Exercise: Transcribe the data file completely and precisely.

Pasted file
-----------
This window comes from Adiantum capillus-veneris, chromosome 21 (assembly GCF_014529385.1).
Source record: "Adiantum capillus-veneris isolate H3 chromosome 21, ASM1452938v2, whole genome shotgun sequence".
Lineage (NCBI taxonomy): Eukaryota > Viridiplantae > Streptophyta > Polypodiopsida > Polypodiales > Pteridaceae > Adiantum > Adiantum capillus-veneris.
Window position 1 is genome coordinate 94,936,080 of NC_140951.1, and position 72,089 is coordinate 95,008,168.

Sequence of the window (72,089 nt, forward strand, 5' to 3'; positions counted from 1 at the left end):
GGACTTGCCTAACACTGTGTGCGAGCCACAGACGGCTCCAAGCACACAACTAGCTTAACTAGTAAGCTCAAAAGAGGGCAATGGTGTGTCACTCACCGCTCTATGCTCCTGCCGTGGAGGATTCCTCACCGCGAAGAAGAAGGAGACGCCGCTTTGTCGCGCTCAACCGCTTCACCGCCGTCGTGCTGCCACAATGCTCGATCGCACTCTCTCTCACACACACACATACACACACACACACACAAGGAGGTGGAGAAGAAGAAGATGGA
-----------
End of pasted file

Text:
This window comes from Adiantum capillus-veneris, chromosome 21 (assembly GCF_014529385.1).
Source record: "Adiantum capillus-veneris isolate H3 chromosome 21, ASM1452938v2, whole genome shotgun sequence".
Lineage (NCBI taxonomy): Eukaryota > Viridiplantae > Streptophyta > Polypodiopsida > Polypodiales > Pteridaceae > Adiantum > Adiantum capillus-veneris.
Window position 1 is genome coordinate 94,936,080 of NC_140951.1, and position 72,089 is coordinate 95,008,168.

Sequence of the window (72,089 nt, forward strand, 5' to 3'; positions counted from 1 at the left end):
GGACTTGCCTAACACTGTGTGCGAGCCACAGACGGCTCCAAGCACACAACTAGCTTAACTAGTAAGCTCAAAAGAGGGCAATGGTGTGTCACTCACCGCTCTATGCTCCTGCCGTGGAGGATTCCTCACCGCGAAGAAGAAGGAGACGCCGCTTTGTCGCGCTCAACCGCTTCACCGCCGTCGTGCTGCCACAATGCTCGATCGCACTCTCTCTCACACACACACATACACACACACACACACAAGGAGGTGGAGAAGAAGAAGATGGA